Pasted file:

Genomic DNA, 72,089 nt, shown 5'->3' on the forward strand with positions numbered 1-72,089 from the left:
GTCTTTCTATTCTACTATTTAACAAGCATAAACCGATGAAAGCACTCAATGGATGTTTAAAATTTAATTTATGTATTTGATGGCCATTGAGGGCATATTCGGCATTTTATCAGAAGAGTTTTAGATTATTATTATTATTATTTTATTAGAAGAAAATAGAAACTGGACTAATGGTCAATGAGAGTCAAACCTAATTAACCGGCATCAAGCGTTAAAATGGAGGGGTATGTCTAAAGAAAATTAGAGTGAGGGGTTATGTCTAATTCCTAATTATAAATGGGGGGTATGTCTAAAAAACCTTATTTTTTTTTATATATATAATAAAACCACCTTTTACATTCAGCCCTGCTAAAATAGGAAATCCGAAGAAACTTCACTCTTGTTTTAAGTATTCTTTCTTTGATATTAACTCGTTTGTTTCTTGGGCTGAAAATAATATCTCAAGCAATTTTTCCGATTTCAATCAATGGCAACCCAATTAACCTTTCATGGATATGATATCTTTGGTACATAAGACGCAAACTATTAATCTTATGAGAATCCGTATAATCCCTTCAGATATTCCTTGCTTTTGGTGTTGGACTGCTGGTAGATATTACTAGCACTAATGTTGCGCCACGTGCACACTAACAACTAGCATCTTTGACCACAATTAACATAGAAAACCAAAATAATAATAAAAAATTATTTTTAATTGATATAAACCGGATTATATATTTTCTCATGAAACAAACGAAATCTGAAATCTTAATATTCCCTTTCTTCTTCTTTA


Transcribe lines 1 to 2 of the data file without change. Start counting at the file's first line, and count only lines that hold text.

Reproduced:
Genomic DNA, 72,089 nt, shown 5'->3' on the forward strand with positions numbered 1-72,089 from the left:
GTCTTTCTATTCTACTATTTAACAAGCATAAACCGATGAAAGCACTCAATGGATGTTTAAAATTTAATTTATGTATTTGATGGCCATTGAGGGCATATTCGGCATTTTATCAGAAGAGTTTTAGATTATTATTATTATTATTTTATTAGAAGAAAATAGAAACTGGACTAATGGTCAATGAGAGTCAAACCTAATTAACCGGCATCAAGCGTTAAAATGGAGGGGTATGTCTAAAGAAAATTAGAGTGAGGGGTTATGTCTAATTCCTAATTATAAATGGGGGGTATGTCTAAAAAACCTTATTTTTTTTTATATATATAATAAAACCACCTTTTACATTCAGCCCTGCTAAAATAGGAAATCCGAAGAAACTTCACTCTTGTTTTAAGTATTCTTTCTTTGATATTAACTCGTTTGTTTCTTGGGCTGAAAATAATATCTCAAGCAATTTTTCCGATTTCAATCAATGGCAACCCAATTAACCTTTCATGGATATGATATCTTTGGTACATAAGACGCAAACTATTAATCTTATGAGAATCCGTATAATCCCTTCAGATATTCCTTGCTTTTGGTGTTGGACTGCTGGTAGATATTACTAGCACTAATGTTGCGCCACGTGCACACTAACAACTAGCATCTTTGACCACAATTAACATAGAAAACCAAAATAATAATAAAAAATTATTTTTAATTGATATAAACCGGATTATATATTTTCTCATGAAACAAACGAAATCTGAAATCTTAATATTCCCTTTCTTCTTCTTTA